• 0 avatar
        mikey

        @ Rob …These days I read a lot more than I comment. I couldn’t agree more with your first two paragraphs. I never bought into the UA b.s. anymore than I’m buying this battery krap.

        Its all hype to justify some departments inflated budget.

      • 0 avatar
        Pch101

        Its all hype to justify some departments inflated budget.

        No, there’s more to it than that. NHTSA had no choice but to respond in a big way after the Mark Saylor crash in San Diego: http://www.signonsandiego.com/news/2009/aug/31/officer-kin-reportedly-victims-fiery-crash-31-aug-/

        It was a high-speed wreck that ended in a fire. It involved a cop and his family was in the car. And it included a recorded 911 call that documented the event right up until the end. It made national news. With all of those elements to the story, they couldn’t ignore it.

        The idea of the demon car that crashes itself is a compelling story to a lot of people. Unfortunately for TMC, unintended acceleration is virtually always a matter of driver error, but that doesn’t play well with the public and its fear of the demon cars. The fact that Mr. Saylor was the victim of a jammed floor mat that was made for a different model of car wasn’t nearly as interesting of a story.

        UA makes for difficult PR because no company wants to publicly blame its customers for their lives ending in a fireball. (And in the case of the Saylor crash, TMC wouldn’t have wanted to publicly point fingers at one of its dealerships for the mistake.) In that case, the automaker had no choice but to take it on the chin.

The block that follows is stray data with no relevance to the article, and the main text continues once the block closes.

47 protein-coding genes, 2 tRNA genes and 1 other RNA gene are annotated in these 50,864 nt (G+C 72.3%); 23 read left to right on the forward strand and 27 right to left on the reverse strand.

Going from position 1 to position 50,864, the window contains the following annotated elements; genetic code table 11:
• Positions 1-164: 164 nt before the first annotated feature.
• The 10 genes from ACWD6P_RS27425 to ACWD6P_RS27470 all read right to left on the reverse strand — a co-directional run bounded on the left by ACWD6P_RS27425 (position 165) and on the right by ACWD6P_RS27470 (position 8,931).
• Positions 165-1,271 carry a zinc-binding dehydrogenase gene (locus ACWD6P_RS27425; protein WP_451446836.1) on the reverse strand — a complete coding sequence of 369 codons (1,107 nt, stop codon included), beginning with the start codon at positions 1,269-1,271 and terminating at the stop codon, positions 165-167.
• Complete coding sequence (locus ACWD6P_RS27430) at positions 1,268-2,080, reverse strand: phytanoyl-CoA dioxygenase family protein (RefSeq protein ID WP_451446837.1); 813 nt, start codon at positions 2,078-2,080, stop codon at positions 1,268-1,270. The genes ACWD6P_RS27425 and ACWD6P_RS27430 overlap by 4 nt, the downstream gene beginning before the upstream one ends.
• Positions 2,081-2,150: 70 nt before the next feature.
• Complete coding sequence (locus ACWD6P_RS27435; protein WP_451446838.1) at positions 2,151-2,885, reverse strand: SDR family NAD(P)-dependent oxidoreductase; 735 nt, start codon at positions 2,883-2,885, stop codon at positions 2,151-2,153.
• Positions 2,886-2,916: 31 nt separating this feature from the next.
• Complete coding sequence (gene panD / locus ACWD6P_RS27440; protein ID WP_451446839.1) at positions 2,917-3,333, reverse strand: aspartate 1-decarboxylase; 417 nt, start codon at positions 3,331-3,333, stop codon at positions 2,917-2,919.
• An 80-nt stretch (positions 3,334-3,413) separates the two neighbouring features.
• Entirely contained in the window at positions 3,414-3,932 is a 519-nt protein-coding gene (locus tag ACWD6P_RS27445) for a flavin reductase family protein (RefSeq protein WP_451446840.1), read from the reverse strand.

Chances are that NHTSA didn’t think that this Volt incident was that big of a deal. While they are studying it (as they should), they were obviously in no hurry to take the cars off of the road.

        It’s the media that’s hyping it up, not the agency. NHTSA understands that a single vehicle fire is not necessarily indicative of a pattern. Hundreds of cars catch fire every single day in the United States, but the blogosphere seems fixated on this particular one. I think that you can guess why this one fire matters so much to them, while the thousands that have happened since then don’t get any attention at all.

      • 0 avatar
        nuvista

        How quickly we forget!

        There was in fact a massive worldwide Toyota recall for an accelerator pedal defect related to UA. There were issues with floor mat entrapment, also. What was proven eventually was that there was no defect in the vehicles’ control software that led to UA, which had been the bone of contention.

        The problem now with the Volt fires, as then with UA, is that people are jumping to conclusions before analysis is complete – the premature conclusions and conspiracy theories being largely a function of political persuasion and brand affinity. And, as usual, the media leads the stampede and promotes the political theater.

        The real damage to Toyota’s reputation IMO resulted from other things uncovered during the scrutiny sparked by the UA media frenzy. It became clear that Toyota had not been recalling cars as required by law or slow-walking recalls – also against the law. That is why they were fined.

        Sometimes cars were recalled in other markets, but not in the USA. In other cases, the defect was quietly corrected in production, but the cars already sold were not recalled. In one instance, the cars were recalled In the USA, but they continued selling the cars before applying the fix.

        A specific example I remember is the Prius brake defect. It was corrected in production based on complaints in other markets, but months later Toyota USA told the press that the problem was still under investigation.